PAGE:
Ending the ban on evictions will allow pandemic lockdowns to resume
PHOENIX (AP) – Tenant advocates and court officials were bracing Friday for what some fear is a wave of evictions and others predict it will be just a growing trickle after a U.S. Supreme Court action. allowing lockouts to resume.
The conservative majority of the high court prevented the Biden administration from enforcing a temporary ban imposed due to the coronavirus pandemic. The action ends protections for about 3.5 million people in the United States who say they faced eviction in the next two months, according to US Census Bureau data from early August.
“We are incredibly disappointed in the Supreme Court ruling and we ask Congress and Governor (Doug) Ducey to take steps to prevent what will likely be tragic results for thousands of Arizona families,” said Cynthia Zwick, executive director of the Wildfire non-profit organization that is helping distribute government rental assistance in Arizona.
“Lives are literally at risk as the pandemic continues to escalate and families lose their homes, especially during this time of extreme heat,” he said, referring to the triple-digit temperatures in Phoenix.
Wildfire is encouraging tenants to continue to apply for rental assistance and “work with their landlords to develop plans for making payments until the assistance is available,” he said.
But some local U.S. officials say the court’s action is unlikely to trigger the spate of evictions some advocates predict.
Scott Davis, a spokesman for the Maricopa County Courts of Justice that handle most of Arizona’s evictions, said he doesn’t expect anything too dramatic overnight. He said how things play out will depend on how the owners and their attorneys decide to handle the cases and whether the courts are well prepared for what happens.
“We know that filings of eviction cases in the last 17 months have decreased approximately 50% since the pre-pandemic stage,” Davis said. “Will the applications recover to 100% of the norm? Will they exceed the norm to compensate for the presentations that the owners withheld during the pandemic? Some believe there will be a lot of case activity; others believe it will be just a light pinch, gradually building up over time. Again, it’s up to the owners. “
Davis stressed that no one can be immediately evicted without due process, and cases could take weeks to complete in court.
The Southeastern Wisconsin Apartment Association said Friday that landlords rarely evict someone who only has a few hundred dollars behind on rent. He said the average eviction judgment for unpaid rent in Wisconsin is more than $ 2,600.
“Contrary to the dire predictions of tenant advocates, there will NOT be a ‘tsunami’ of eviction requests in Wisconsin or most of the country,” said the homeowners trade association. “There will NOT be 11 million people suddenly homeless.”
The court’s action does not affect temporary eviction bans imposed by a handful of states, including California.
“California’s eviction protections remain in effect through September 30, with additional protections through March 2022 for people applying for rent relief,” said Russ Heimerich, a spokesman for the state’s housing agency.
The higher court’s action was not a huge surprise. The judges had allowed a previous hiatus in lockouts to continue until July, but hinted in late June that they would go this route if asked again to intervene. The moratorium was scheduled to expire on October 3.
The court said in an unsigned opinion that the U.S. Centers for Disease Control and Prevention, which reimposed the moratorium on Aug. 3, lacked authority to do so under federal law without explicit authorization from the U.S. Congress. The three liberal judges disagreed.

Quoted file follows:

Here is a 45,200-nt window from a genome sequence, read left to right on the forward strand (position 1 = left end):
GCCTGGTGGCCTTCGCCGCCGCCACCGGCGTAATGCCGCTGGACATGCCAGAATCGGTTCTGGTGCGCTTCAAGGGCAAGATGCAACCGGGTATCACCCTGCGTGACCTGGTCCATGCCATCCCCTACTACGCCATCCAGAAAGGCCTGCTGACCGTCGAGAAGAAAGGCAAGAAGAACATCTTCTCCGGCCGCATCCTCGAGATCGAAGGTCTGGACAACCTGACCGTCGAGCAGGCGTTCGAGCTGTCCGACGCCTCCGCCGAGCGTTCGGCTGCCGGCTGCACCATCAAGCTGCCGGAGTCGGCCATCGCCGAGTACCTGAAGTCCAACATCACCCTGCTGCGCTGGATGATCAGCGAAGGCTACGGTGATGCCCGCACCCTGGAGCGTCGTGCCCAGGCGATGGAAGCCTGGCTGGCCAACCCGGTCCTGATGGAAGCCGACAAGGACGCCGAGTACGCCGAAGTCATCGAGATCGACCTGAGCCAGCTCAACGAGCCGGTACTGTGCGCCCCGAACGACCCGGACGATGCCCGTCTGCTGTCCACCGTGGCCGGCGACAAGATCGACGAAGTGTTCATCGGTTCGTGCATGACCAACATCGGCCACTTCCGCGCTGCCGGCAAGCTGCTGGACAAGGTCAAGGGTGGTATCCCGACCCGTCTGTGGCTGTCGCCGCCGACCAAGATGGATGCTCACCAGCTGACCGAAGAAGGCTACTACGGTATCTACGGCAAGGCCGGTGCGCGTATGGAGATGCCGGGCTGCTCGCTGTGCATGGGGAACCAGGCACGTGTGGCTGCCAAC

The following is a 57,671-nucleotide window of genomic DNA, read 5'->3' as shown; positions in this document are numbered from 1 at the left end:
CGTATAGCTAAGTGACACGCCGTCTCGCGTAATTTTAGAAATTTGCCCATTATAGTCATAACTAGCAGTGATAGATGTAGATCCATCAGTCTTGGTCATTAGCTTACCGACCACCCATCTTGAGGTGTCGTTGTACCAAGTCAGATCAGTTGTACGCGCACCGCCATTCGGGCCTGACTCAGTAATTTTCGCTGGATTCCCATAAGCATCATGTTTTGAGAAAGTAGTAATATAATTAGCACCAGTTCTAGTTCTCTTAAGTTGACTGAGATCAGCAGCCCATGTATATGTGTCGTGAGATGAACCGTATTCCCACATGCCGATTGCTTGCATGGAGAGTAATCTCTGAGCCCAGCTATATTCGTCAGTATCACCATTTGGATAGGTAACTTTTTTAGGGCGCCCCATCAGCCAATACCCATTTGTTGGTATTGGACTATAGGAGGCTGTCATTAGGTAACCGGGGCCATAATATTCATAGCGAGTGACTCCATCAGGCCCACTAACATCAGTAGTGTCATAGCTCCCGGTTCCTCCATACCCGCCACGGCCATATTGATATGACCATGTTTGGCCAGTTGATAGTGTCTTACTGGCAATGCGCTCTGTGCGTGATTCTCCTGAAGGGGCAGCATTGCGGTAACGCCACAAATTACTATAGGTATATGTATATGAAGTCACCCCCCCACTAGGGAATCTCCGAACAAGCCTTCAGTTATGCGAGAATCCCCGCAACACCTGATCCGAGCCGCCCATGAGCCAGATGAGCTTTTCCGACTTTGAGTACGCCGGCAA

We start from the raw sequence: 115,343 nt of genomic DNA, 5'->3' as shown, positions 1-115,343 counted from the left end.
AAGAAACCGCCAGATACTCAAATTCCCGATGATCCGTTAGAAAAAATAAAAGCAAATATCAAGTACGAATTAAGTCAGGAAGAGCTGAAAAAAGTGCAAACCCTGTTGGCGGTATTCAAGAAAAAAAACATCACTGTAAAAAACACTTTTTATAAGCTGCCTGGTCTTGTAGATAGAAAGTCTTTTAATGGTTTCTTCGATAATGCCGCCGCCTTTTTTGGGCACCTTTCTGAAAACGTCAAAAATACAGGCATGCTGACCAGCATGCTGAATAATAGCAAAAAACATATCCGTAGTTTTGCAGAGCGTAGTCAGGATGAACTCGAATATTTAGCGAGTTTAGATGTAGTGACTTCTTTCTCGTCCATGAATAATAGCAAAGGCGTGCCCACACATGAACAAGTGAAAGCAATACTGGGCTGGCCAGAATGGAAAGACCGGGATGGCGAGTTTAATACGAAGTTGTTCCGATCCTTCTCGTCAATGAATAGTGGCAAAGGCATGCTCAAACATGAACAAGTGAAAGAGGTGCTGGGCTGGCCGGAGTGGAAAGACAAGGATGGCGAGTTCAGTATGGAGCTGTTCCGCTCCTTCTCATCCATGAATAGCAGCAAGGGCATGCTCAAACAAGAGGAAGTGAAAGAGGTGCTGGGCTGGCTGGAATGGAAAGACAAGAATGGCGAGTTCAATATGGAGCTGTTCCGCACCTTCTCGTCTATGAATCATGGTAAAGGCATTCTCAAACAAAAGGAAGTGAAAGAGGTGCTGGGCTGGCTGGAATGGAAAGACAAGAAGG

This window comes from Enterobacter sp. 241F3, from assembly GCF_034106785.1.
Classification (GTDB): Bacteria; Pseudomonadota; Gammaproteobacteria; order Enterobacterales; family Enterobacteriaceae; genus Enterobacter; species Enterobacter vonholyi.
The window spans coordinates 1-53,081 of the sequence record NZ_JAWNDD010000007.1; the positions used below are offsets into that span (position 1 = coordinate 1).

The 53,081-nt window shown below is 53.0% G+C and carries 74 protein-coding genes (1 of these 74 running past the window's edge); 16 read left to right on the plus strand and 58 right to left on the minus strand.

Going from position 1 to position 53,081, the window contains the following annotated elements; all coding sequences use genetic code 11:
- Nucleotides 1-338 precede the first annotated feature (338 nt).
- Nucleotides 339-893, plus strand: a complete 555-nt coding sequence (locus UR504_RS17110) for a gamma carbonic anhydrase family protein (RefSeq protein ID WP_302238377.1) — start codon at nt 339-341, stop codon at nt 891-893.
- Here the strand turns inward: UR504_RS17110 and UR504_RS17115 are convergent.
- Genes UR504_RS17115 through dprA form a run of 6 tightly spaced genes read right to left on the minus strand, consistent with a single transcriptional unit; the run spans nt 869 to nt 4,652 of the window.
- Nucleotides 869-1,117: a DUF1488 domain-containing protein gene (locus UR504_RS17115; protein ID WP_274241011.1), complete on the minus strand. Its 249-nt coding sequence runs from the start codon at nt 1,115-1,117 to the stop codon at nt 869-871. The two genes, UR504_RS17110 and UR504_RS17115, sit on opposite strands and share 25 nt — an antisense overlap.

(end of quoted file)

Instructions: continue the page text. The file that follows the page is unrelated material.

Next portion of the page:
White House press secretary Jen Psaki said President Joe Biden “is calling once again on all entities that can prevent evictions, from cities and states to local courts, property owners and cabinet agencies.”
Congress is in recess for a few weeks and is unlikely to take immediate action on the legislation.
But key progressive lawmakers on Friday urged House Speaker Nancy Pelosi and Senate Majority Leader Chuck Schumer, the Democratic leaders, to consider passing legislation to extend the moratorium during the pandemic.
One option would be to include an eviction measure in the next budget infrastructure packages that Congress will consider when lawmakers return in September.
“The looming eviction crisis is a public health and safety issue that requires an urgent legislative solution to prevent further damage and unnecessary loss of human life,” the letter from Representatives Ayanna Pressley, Democrat of Massachusetts, Cori Bush, reads, Democrat of Missouri, Jimmy Gomez, Democrat of California, and Alexandria Ocasio-Cortez, Democrat of New York. It was signed by 60 legislators.
Pelosi said Friday that the House “is evaluating possible legislative remedies.”
Congress approved more than $ 46.5 billion in rental assistance, but state and local governments have so far distributed 11% of that money, just over $ 5 billion, the Treasury Department said Wednesday.
Homeowner organizations blamed the slow implementation on aid qualification requirements imposed by Congress that many applicants find cumbersome.
Courtney Gilstrap LeVinus, president and CEO of the Arizona Multiple Home Association, said that many family rental owners have been pushed to the brink of bankruptcy, with about $ 500 million in unpaid rents statewide.
“Despite such intense financial pressure, Arizona homeowners have worked with residents to keep them in their homes, to keep them safe from the pandemic, and to help them qualify for year-long eviction relief. and a half, ”LeVinus said. “We have strongly encouraged our members to continue working with residents to prevent evictions in every possible case.”
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